Is It Time for Lake Hopatcong to Reconsider Triploid Grass Carp?

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The summer is half over and boats are starting to go back in the water after such a long hiatus due to the pandemic. Of course, we can not forget the tragedy of Curt Mulch who lost his life after the harvester capsized only a few weeks ago. Unfortunately, the overgrowth of weeds in Crescent Cove is still an issue. So the question becomes is it time to reconsider Triploid Grass Carp.

Grass carp is a long, slender, silver-colored fish.  They feed almost exclusively on aquatic plants. They can eat 2-3 times their weight each day and may gain 5-10 pounds in a single year. Grass carp can grow up to 100 pounds. The larger they get, the more plant material they consume.

triploid grass carp and aquatic plant management lSince grass carp cannot reproduce in ponds and lakes, they are an excellent biological control agent. They can only affect the impoundment during their individual life span. They are usually most effective after their first growing season until around age eight. Due to this growth period, weed decline is usually not apparent in a pond until the end of the second year, depending on the number of fish stocked.

Although grass carp will probably not reduce mature stands of aquatic flora, they may eat the new sprouts and prevent further expansion by these plants. Their preferred plants are pondweeds, milfoil, coontail, waterweeds, muskgrass, waterlilies and cattail. Quite a few of these vegetations shown above are present in the crescent cove area.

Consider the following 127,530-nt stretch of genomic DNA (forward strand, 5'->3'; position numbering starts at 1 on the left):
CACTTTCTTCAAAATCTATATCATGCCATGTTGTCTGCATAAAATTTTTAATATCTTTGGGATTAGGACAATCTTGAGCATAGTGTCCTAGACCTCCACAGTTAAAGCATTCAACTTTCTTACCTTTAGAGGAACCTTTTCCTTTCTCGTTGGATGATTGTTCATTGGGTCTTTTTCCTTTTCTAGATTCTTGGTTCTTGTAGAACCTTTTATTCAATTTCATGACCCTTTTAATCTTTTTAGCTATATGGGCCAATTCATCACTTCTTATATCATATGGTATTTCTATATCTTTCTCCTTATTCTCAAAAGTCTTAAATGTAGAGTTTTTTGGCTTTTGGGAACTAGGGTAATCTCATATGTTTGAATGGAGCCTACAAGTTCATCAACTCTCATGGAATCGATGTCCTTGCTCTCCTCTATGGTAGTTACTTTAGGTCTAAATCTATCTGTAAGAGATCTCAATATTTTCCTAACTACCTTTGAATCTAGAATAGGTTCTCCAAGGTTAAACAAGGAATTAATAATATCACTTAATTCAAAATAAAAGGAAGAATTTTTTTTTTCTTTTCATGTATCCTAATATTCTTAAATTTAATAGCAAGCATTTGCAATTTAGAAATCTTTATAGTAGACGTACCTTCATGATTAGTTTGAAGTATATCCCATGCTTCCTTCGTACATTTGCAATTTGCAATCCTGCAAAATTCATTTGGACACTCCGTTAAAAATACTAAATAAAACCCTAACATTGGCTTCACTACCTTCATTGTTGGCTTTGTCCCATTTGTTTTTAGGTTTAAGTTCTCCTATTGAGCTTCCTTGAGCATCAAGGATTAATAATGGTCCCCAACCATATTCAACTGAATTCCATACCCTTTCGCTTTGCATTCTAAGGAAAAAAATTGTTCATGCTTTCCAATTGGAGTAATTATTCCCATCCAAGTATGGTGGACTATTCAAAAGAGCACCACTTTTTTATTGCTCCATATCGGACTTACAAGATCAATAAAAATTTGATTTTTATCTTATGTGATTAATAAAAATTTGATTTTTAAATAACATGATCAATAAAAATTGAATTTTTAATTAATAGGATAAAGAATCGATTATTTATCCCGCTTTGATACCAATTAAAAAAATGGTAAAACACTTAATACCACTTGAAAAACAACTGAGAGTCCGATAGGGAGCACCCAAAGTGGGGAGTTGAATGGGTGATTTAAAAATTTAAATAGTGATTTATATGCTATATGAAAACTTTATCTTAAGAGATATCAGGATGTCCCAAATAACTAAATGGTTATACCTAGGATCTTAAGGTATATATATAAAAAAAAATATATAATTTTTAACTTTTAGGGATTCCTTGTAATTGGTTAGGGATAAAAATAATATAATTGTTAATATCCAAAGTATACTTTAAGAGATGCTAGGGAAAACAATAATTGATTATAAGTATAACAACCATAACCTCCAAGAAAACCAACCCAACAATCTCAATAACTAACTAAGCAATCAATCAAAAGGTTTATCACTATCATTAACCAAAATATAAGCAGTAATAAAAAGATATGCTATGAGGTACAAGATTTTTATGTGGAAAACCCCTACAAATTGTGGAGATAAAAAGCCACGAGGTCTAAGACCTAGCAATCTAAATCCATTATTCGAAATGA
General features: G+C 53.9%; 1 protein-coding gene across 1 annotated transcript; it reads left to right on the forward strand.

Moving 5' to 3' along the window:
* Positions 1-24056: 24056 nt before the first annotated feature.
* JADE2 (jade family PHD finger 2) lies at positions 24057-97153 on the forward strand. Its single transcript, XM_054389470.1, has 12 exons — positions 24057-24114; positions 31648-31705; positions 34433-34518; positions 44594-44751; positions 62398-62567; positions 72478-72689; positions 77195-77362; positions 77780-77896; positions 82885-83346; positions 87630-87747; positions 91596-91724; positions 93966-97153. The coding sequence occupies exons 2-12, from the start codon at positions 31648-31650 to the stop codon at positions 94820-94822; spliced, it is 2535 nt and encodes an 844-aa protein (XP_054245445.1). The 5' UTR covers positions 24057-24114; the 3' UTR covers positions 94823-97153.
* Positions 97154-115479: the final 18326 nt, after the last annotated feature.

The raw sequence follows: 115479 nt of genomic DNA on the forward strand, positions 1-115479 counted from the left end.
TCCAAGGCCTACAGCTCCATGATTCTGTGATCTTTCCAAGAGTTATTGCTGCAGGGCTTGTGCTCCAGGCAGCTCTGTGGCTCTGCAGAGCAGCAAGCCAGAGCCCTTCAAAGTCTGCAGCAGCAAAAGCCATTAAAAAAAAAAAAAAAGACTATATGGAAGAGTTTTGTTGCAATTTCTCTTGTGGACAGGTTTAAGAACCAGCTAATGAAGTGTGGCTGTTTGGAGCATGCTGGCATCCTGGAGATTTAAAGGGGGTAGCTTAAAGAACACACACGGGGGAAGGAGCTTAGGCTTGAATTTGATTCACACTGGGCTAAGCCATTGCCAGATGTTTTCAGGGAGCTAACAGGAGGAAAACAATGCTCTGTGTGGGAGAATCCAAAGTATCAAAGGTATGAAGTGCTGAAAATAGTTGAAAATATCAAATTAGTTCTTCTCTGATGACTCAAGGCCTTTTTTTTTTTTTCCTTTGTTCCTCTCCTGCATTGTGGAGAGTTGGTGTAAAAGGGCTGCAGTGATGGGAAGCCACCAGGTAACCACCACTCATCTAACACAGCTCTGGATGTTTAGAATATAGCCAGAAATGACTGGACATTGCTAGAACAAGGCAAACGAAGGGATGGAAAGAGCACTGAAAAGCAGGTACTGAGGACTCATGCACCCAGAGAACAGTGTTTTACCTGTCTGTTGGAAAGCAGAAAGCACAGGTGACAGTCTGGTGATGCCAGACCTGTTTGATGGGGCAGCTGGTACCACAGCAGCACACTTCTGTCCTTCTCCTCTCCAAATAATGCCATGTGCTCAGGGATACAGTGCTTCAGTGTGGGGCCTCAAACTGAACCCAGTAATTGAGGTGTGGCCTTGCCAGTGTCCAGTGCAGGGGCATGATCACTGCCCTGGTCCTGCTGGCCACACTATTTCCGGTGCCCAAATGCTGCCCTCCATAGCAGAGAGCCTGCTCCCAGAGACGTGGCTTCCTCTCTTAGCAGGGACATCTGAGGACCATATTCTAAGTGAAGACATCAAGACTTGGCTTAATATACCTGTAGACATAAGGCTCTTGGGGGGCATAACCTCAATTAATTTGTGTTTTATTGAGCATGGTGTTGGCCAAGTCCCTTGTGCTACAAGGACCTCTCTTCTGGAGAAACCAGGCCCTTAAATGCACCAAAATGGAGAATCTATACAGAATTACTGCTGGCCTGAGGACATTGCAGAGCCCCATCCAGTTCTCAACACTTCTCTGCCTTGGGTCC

Most of the time Grass Carp are used in ponds and contained areas but they have been used successfully. Candlewood Lake in Connecticut introduced over four thousand grass carp in two batches starting in 2015. Residence did see a reduction of invasive plant life over the next few years. 

When using Grass Carp in larger bodies of water such as a lake there can be challenges. They have been known to travel outside of the desired area so containment barriers (netting at the Dam) can be used. Depending on the barrier it could hinder boating. Also, grass carp can be fussy eaters. They eat what they like first. So, if there is other vegetation in the cove they prefer they may eat that before eating what we might want them to eat. 

Candlewood Lake – Proof of Concept in a Large Lake:

Candlewood Lake is the largest lake in Connecticut and also the most popular lake for recreation in the State. At 8.4 square miles, it is the largest lake in Connecticut. Here is a past video regarding their use of Triploid Grass Carp.

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The state of New Jersey does have guidelines in regards to Triploid Grass Carp

Taken directly from the DEP Website-

Permission to stock will only be given for the “Triploid” form. 

  • They must be obtained from one of the hatcheries on our list of approved hatcheries, where the US Fish and Wildlife Service certify them as “Triploid”.
  • We will allow for the stocking of waters of 10 acres or less in size, and where it can be reasonably expected that the fish can be prevented from escaping.
  • A minimum of 40% of the lake surface be covered with vegetation that is palatable to the species before it will be considered for stocking.
  • Stocking of grass carp will not be approved in areas identified as sites of endangered or threatened species, plants, or animals.

Now you know more about Triploid Grass Carp then you probably ever wanted to know. 

More about Sterile Grass Carp at Southland Fisheries:

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So, again we ask… Is it time to reconsider Triploid Grass Carp? 


 

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